One For Sorrow
'Good afternoon, Sir or Madam.' He bowed his head solemnly as the car raced by the solitary magpie perched on the central reservation barrier.
On the rear seats the kids giggled and pulled faces at their dad for being so silly; talking to a bird was just daft.
'Daddy?' she kicked her tiny feet into the back of his seat, eager to be answered.
'Daddy, why do you say hello to the birds?" she paused, feet now kicking with the rhythm of her mind, 'And what does sowwow mean?'
'Sorrow, sweety, it's just part of a very old superstition, a rhyme, like a song in a fairy tale book.'
'Yes, Daddy, I know that,' red shoes poked harder, emphasising that, at six, she knew many, many things, 'but the whyme says it… One for sowwow, two for joy… So what is sowwow?'
The question punctuated with an impatient patent leather prod.
'Somebody probably just thought that one little bird on its own was probably a little sad, maybe looking for his friends or family, so the rhyme is kind of saying, if you see one magpie on its own, it's a sign of sorrow, sad things and such?'
'Are we going to be sad, like the bird now daddy?'
Her feet stopped mid-prod.
'Ah, but here's the thing sweety, if you see magpies, and wish them, out loud, got to be out loud, if you wish them good morning or evening or goodnight, then nothing in the rhyme matters and you get good luck from the magpies!'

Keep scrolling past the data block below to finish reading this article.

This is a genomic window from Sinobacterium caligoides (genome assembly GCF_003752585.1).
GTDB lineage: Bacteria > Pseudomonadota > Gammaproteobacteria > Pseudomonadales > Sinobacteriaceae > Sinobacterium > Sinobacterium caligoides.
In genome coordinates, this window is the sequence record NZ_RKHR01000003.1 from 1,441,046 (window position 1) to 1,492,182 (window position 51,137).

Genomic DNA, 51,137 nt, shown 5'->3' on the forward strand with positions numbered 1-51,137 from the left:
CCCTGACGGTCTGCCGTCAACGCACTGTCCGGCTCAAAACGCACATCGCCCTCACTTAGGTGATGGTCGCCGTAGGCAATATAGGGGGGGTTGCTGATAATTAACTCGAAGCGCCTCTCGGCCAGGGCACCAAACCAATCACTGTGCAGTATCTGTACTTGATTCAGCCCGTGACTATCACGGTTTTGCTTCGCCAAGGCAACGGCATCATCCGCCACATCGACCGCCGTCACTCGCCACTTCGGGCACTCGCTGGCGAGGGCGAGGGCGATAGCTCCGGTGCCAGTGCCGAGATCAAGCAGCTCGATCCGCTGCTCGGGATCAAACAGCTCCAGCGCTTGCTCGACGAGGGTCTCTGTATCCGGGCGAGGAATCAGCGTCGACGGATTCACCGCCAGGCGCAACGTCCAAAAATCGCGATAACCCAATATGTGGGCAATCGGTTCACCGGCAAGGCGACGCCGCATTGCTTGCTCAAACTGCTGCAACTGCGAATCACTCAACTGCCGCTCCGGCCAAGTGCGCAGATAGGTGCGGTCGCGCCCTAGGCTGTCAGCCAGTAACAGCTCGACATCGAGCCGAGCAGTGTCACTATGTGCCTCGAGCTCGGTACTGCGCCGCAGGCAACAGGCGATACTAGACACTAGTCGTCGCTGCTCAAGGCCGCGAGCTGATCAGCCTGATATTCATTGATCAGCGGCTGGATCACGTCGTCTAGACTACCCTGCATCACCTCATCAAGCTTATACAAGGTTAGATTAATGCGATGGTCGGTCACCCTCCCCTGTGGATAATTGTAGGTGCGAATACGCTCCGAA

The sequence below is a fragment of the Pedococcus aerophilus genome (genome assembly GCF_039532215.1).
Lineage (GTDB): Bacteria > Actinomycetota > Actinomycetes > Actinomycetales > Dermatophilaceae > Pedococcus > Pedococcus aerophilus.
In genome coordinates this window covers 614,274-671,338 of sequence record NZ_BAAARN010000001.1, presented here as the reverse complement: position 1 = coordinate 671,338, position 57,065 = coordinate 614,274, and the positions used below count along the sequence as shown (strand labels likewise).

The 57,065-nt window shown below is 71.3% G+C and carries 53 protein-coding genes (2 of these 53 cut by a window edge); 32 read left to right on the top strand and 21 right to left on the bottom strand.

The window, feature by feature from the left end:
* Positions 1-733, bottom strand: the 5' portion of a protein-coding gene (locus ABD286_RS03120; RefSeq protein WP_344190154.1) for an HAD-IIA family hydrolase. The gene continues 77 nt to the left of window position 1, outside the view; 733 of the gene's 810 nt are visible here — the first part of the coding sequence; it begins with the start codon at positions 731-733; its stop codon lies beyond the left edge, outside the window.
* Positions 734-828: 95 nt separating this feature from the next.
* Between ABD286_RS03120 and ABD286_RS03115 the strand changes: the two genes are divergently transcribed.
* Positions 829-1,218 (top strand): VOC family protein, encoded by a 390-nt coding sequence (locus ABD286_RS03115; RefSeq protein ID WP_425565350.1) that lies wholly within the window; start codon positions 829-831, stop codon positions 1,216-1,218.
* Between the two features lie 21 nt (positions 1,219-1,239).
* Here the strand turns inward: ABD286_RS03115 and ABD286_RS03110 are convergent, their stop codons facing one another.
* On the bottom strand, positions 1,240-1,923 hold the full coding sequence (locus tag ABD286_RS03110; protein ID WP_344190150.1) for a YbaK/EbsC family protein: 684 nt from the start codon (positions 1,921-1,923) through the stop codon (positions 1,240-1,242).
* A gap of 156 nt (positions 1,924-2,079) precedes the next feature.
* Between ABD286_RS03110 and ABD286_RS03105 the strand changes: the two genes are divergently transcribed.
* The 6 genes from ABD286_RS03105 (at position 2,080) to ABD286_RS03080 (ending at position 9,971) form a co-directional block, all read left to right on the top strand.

Red shoes kicked excitedly again. Pleased to know why her daddy said silly things to the blue and white and black birds.
'I shall always say morning, sir madam, forever daddy, I promise!'
'And I'm sure the magpies will appreciate that, my love!'
Grey motorway promised to end as the blue signs counted down to the exit. Yellow signals showing others leaving the drab road for home in the distance. Ten minutes, a cup of tea before tucking the kids up, it had been an enjoyable trip, but he would be glad to be home.
'Daddy!' the shout filled with anguish, 'Daddy you missed one! Over there! By itself, one for sowwoe! Quick, say it, Daddy, say it!'
He turned in the driver's seat, craning his neck to comfort his daughter, looking through the rear window, seeing the solitary bird take flight, screeching disapproval at being ignored.
'Never mind, sweety, he's probably too far away to hear us anyway!'
The smile vanished as he turned back to the road, the rear of the truck, stop lights blazing red.
White knuckles gripped the wheel as his foot stamped on the brakes. Screams from the back of the car competed with the screeching of tyres.
Unconsciously he screwed his eyes shut, waiting for the impact.
Then, deathly silence.
A small trembling voice.
'Afternoo', sir madams.'
He opened his eyes, cold sweat on his face.
The truck, now filling his view, mere inches from his face.
On the tailgate, a pair of cartoon birds, black, white and blue, played tug of war with a golden chain, below the logo for Magpie Locksmiths Ltd.
He turned once more, smiling again, 'See, sweety? Now it's two for joy!'